By Staff Sgt. Julius Delos Reyes
50th Space Wing Public Affairs
Parachutes are generally considered a last ditch effort to leave a failing plane. For one Airman, they are a ticket to ride and compete in a beloved sport.
Fortunately for Capt. Matthew Shull, he has successfully jumped out of a perfectly good airplane more than 2,500 times. The 3rd Space Operation Squadron Defense Satellite Communications System orbital analyst section chief participates in an extreme skydiving sport called canopy piloting, also known as swooping.
“It’s a lot of fun. It is just an amazing experience to jump out of an airplane,” said Shull. “Flying a high-performance parachute gives you the rush.”
According to the Fédération Aéronautique Internationale, or the International Air Sports Federation, canopy piloting involves a series of tasks designed to test a parachutist’s ability to control his canopy and fly accurately. Shull has participated in about 15 national, international and regional swooping competitions.
Canopy piloting competition consists of nine rounds in three events — speed, distance and accuracy. The objective is to dive high performance parachutes as fast as possible at the ground then pull up, in order to fly through a course set in the middle of a pond.
Top competitors can achieve speeds upwards of 90 mph depending on the conditions and wind, awarding points to the competitors based on how far, fast and accurately they land. For safety reasons, participants compete over a stretch of water because of the high speeds and actions involved.
Originally, the Vernon, N.J., native started skydiving in 2003. He was scheduled to join the U.S. Air Force Academy’s team but it fell through. He took it upon himself to pursue the sport on his own and went to a local drop zone in his hometown to learn.
“One time I saw a professional canopy pilot performing, it just caught my attention,” Shull said. “I decided to vector my discipline in skydiving toward swooping.”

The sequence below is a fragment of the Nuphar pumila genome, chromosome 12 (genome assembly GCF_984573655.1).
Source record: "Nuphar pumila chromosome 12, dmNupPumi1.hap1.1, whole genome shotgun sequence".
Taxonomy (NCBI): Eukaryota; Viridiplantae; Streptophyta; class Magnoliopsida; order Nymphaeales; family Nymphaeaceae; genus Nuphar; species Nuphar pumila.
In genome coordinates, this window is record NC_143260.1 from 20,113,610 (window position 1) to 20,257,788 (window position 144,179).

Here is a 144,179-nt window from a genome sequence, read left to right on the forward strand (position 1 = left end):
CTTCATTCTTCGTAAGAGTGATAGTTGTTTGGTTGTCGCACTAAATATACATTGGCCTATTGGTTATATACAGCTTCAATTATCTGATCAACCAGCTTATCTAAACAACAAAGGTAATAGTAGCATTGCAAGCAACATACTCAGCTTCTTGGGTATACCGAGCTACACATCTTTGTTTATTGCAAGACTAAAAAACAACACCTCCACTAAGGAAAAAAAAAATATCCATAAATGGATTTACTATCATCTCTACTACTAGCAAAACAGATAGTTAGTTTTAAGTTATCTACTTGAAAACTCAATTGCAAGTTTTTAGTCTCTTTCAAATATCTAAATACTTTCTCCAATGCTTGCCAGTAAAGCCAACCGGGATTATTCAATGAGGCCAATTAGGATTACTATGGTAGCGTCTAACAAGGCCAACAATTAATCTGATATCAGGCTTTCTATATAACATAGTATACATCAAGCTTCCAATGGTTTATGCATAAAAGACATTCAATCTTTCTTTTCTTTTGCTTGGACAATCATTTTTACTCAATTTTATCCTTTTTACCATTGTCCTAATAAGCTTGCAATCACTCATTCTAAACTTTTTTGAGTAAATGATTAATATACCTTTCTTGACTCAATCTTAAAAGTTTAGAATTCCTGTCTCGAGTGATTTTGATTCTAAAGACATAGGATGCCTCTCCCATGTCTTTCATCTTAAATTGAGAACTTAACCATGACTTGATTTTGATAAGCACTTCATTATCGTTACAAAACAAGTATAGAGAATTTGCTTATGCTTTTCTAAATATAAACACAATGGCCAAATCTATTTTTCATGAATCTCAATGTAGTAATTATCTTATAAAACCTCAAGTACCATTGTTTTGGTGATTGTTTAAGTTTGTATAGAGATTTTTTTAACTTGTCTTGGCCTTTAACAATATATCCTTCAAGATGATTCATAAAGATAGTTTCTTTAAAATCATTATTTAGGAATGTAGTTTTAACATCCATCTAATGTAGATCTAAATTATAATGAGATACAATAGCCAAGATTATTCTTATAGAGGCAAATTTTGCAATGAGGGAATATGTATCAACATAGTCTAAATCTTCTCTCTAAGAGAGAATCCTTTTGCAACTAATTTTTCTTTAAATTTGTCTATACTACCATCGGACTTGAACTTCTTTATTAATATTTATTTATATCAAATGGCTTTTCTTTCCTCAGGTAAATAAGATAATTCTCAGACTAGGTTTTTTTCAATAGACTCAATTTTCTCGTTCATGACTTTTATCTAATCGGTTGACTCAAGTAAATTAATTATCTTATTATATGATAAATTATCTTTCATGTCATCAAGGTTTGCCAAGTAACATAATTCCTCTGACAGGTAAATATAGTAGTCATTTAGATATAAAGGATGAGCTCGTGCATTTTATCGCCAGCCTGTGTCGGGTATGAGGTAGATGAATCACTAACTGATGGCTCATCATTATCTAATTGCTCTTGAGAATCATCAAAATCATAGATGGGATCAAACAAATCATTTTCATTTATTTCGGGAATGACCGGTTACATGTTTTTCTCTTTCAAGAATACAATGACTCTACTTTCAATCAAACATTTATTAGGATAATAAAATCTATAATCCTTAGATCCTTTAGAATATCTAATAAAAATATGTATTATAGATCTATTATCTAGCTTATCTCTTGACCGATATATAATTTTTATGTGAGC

Shull started swooping just as the sport was getting off the ground. The development of smaller and faster canopies paved the way for the sport in mid-1990s.
“When I first learned, it was trial and error a lot of times,” he said. “It was more dangerous [then] because I didn’t have the same level of instruction that there is now. It is better now.”
Shull started canopy piloting in 2005 and competing in 2008.
“For these events, I try to practice as much as I can,” he said. “Lately, I’ve been jumping at a drop zone in Canon City.”
He builds swoop courses, which includes setting up gates or markers that show him where to pass. Since there are no ponds for him to practice, it is quite difficult for him to navigate the course.
“To practice, I do low altitude jumps; I get out at about 5,000 feet above the ground and jump out,” Shull said. “I don’t do any free fall. I pull the shoot and all I do is fly my parachute.”
As soon as he leaves the plane, he is already preparing to land.
“If I was a little off, then I correct for the next jump,” he said. “I have to adjust for wind conditions and other factors. I do that as many times as I can. As soon I land, I pack up and go again.”
He usually jumps anywhere from four to eight times on a practice day; sometimes 10. He usually dives with the parachute and aims to generate enough speed to pass through the courses. He has to make sure he is at the right altitude and right time by using digital telemetry that tells him the pressure and altitude.
Though Shull has accumulated more than 2,500 jumps, he had his share of injuries. A couple of years ago in nationals, he broke his ankle.
“Every now and then, you’ll skip off the pond,” he said. “It’s usually just minor injuries. My foot got caught on a ditch on the ground and rolled my ankle. Sometimes you just get complacent.”
But for the love of the competition, Shull continues to swoop.
“He eats, sleeps and breathes this stuff,” said Capt. Dario Plazas, National Reconnaissance Office Operations Squadron. “In fact he does his own modifications on his canopy at night and then flies the mods on the weekends. Matt’s typically a really quiet guy until you get him to talk about jumping, then you can’t shut the guy up.”
Shull encouraged Plazas to get into the sport when they both went to technical school. Plazas did seven jumps and figured it was a good time to stop. However, Shull kept jumping.
“I understand why. It’s beautiful, amazing, adrenaline pumping and at the same time gives you a little bit of perspective as to how precious life is,” Plazas said. “I think it’s great that he’s got a passion in life and that it provides for some really cool stories.”
Shull said he got into competing because he wanted to be the best at canopy piloting and assess his skills compared to others.
So if asked “why jump out of a perfectly good airplane?”
“Because I love this sport,” Shull said.